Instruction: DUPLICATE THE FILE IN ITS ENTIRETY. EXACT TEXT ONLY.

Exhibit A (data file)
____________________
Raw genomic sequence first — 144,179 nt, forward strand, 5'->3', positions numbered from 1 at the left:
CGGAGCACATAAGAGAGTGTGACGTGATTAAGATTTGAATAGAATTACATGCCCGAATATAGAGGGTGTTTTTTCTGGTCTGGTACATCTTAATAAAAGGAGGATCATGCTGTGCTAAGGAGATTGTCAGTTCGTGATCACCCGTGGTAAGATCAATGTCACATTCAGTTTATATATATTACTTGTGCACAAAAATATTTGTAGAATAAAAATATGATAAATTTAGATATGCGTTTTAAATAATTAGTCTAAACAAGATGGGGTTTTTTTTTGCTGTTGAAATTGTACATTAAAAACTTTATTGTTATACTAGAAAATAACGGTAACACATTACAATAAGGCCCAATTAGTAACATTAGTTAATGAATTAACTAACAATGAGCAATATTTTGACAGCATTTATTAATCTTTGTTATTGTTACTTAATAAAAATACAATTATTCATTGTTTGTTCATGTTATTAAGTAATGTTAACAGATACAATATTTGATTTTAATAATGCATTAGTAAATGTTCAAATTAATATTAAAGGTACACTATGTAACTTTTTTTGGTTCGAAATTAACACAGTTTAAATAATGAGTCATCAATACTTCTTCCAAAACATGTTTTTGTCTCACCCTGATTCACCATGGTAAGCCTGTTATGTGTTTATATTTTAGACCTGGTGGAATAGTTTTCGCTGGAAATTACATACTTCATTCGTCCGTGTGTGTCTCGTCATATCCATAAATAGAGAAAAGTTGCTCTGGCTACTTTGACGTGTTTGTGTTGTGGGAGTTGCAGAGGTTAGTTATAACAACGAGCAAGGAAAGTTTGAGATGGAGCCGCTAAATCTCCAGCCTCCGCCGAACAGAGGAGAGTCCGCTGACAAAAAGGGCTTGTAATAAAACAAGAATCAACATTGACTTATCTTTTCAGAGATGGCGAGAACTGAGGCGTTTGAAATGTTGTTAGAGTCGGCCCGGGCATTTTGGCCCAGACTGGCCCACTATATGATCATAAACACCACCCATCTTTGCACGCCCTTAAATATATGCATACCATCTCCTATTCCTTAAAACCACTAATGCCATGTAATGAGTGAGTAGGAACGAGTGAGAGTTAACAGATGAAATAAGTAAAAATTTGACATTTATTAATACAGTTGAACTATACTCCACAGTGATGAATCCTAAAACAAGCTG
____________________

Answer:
Raw genomic sequence first — 144,179 nt, forward strand, 5'->3', positions numbered from 1 at the left:
CGGAGCACATAAGAGAGTGTGACGTGATTAAGATTTGAATAGAATTACATGCCCGAATATAGAGGGTGTTTTTTCTGGTCTGGTACATCTTAATAAAAGGAGGATCATGCTGTGCTAAGGAGATTGTCAGTTCGTGATCACCCGTGGTAAGATCAATGTCACATTCAGTTTATATATATTACTTGTGCACAAAAATATTTGTAGAATAAAAATATGATAAATTTAGATATGCGTTTTAAATAATTAGTCTAAACAAGATGGGGTTTTTTTTTGCTGTTGAAATTGTACATTAAAAACTTTATTGTTATACTAGAAAATAACGGTAACACATTACAATAAGGCCCAATTAGTAACATTAGTTAATGAATTAACTAACAATGAGCAATATTTTGACAGCATTTATTAATCTTTGTTATTGTTACTTAATAAAAATACAATTATTCATTGTTTGTTCATGTTATTAAGTAATGTTAACAGATACAATATTTGATTTTAATAATGCATTAGTAAATGTTCAAATTAATATTAAAGGTACACTATGTAACTTTTTTTGGTTCGAAATTAACACAGTTTAAATAATGAGTCATCAATACTTCTTCCAAAACATGTTTTTGTCTCACCCTGATTCACCATGGTAAGCCTGTTATGTGTTTATATTTTAGACCTGGTGGAATAGTTTTCGCTGGAAATTACATACTTCATTCGTCCGTGTGTGTCTCGTCATATCCATAAATAGAGAAAAGTTGCTCTGGCTACTTTGACGTGTTTGTGTTGTGGGAGTTGCAGAGGTTAGTTATAACAACGAGCAAGGAAAGTTTGAGATGGAGCCGCTAAATCTCCAGCCTCCGCCGAACAGAGGAGAGTCCGCTGACAAAAAGGGCTTGTAATAAAACAAGAATCAACATTGACTTATCTTTTCAGAGATGGCGAGAACTGAGGCGTTTGAAATGTTGTTAGAGTCGGCCCGGGCATTTTGGCCCAGACTGGCCCACTATATGATCATAAACACCACCCATCTTTGCACGCCCTTAAATATATGCATACCATCTCCTATTCCTTAAAACCACTAATGCCATGTAATGAGTGAGTAGGAACGAGTGAGAGTTAACAGATGAAATAAGTAAAAATTTGACATTTATTAATACAGTTGAACTATACTCCACAGTGATGAATCCTAAAACAAGCTG